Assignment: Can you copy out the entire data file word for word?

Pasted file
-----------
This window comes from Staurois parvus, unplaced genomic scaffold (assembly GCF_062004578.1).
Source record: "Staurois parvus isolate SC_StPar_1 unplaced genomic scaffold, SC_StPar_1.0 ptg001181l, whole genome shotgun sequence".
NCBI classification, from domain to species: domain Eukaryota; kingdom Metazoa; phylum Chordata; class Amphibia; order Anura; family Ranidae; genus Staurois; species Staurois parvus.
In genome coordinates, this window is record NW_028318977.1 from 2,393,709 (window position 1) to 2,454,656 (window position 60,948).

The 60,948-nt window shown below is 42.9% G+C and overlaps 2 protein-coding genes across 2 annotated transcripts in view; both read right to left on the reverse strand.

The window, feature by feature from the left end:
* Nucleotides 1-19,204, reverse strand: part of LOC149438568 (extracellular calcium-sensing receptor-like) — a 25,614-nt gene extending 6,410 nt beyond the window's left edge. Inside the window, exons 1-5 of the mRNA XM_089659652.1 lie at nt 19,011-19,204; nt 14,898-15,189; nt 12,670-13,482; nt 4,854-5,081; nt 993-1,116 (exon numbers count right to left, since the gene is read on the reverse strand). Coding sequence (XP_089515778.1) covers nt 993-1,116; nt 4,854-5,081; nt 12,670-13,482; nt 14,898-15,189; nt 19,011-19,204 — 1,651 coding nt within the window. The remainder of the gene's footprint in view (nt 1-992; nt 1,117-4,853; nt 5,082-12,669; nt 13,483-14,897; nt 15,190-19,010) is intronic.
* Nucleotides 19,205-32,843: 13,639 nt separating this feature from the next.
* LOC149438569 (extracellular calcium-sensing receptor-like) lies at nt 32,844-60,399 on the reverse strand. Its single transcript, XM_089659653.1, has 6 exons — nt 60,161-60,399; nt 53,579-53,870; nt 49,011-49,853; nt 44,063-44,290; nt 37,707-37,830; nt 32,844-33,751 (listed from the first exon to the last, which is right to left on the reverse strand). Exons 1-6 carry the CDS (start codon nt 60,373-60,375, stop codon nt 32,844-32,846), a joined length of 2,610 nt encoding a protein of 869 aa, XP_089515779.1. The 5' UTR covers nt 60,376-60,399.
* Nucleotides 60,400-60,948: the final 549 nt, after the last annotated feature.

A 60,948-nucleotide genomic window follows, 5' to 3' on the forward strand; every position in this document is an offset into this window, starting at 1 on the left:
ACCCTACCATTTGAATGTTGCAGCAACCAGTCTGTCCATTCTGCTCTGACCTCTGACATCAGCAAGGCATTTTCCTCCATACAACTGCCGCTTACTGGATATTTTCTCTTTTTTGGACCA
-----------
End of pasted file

This window comes from Staurois parvus, unplaced genomic scaffold (assembly GCF_062004578.1).
Source record: "Staurois parvus isolate SC_StPar_1 unplaced genomic scaffold, SC_StPar_1.0 ptg001181l, whole genome shotgun sequence".
NCBI classification, from domain to species: domain Eukaryota; kingdom Metazoa; phylum Chordata; class Amphibia; order Anura; family Ranidae; genus Staurois; species Staurois parvus.
In genome coordinates, this window is record NW_028318977.1 from 2,393,709 (window position 1) to 2,454,656 (window position 60,948).

The 60,948-nt window shown below is 42.9% G+C and overlaps 2 protein-coding genes across 2 annotated transcripts in view; both read right to left on the reverse strand.

The window, feature by feature from the left end:
* Nucleotides 1-19,204, reverse strand: part of LOC149438568 (extracellular calcium-sensing receptor-like) — a 25,614-nt gene extending 6,410 nt beyond the window's left edge. Inside the window, exons 1-5 of the mRNA XM_089659652.1 lie at nt 19,011-19,204; nt 14,898-15,189; nt 12,670-13,482; nt 4,854-5,081; nt 993-1,116 (exon numbers count right to left, since the gene is read on the reverse strand). Coding sequence (XP_089515778.1) covers nt 993-1,116; nt 4,854-5,081; nt 12,670-13,482; nt 14,898-15,189; nt 19,011-19,204 — 1,651 coding nt within the window. The remainder of the gene's footprint in view (nt 1-992; nt 1,117-4,853; nt 5,082-12,669; nt 13,483-14,897; nt 15,190-19,010) is intronic.
* Nucleotides 19,205-32,843: 13,639 nt separating this feature from the next.
* LOC149438569 (extracellular calcium-sensing receptor-like) lies at nt 32,844-60,399 on the reverse strand. Its single transcript, XM_089659653.1, has 6 exons — nt 60,161-60,399; nt 53,579-53,870; nt 49,011-49,853; nt 44,063-44,290; nt 37,707-37,830; nt 32,844-33,751 (listed from the first exon to the last, which is right to left on the reverse strand). Exons 1-6 carry the CDS (start codon nt 60,373-60,375, stop codon nt 32,844-32,846), a joined length of 2,610 nt encoding a protein of 869 aa, XP_089515779.1. The 5' UTR covers nt 60,376-60,399.
* Nucleotides 60,400-60,948: the final 549 nt, after the last annotated feature.

A 60,948-nucleotide genomic window follows, 5' to 3' on the forward strand; every position in this document is an offset into this window, starting at 1 on the left:
ACCCTACCATTTGAATGTTGCAGCAACCAGTCTGTCCATTCTGCTCTGACCTCTGACATCAGCAAGGCATTTTCCTCCATACAACTGCCGCTTACTGGATATTTTCTCTTTTTTGGACCA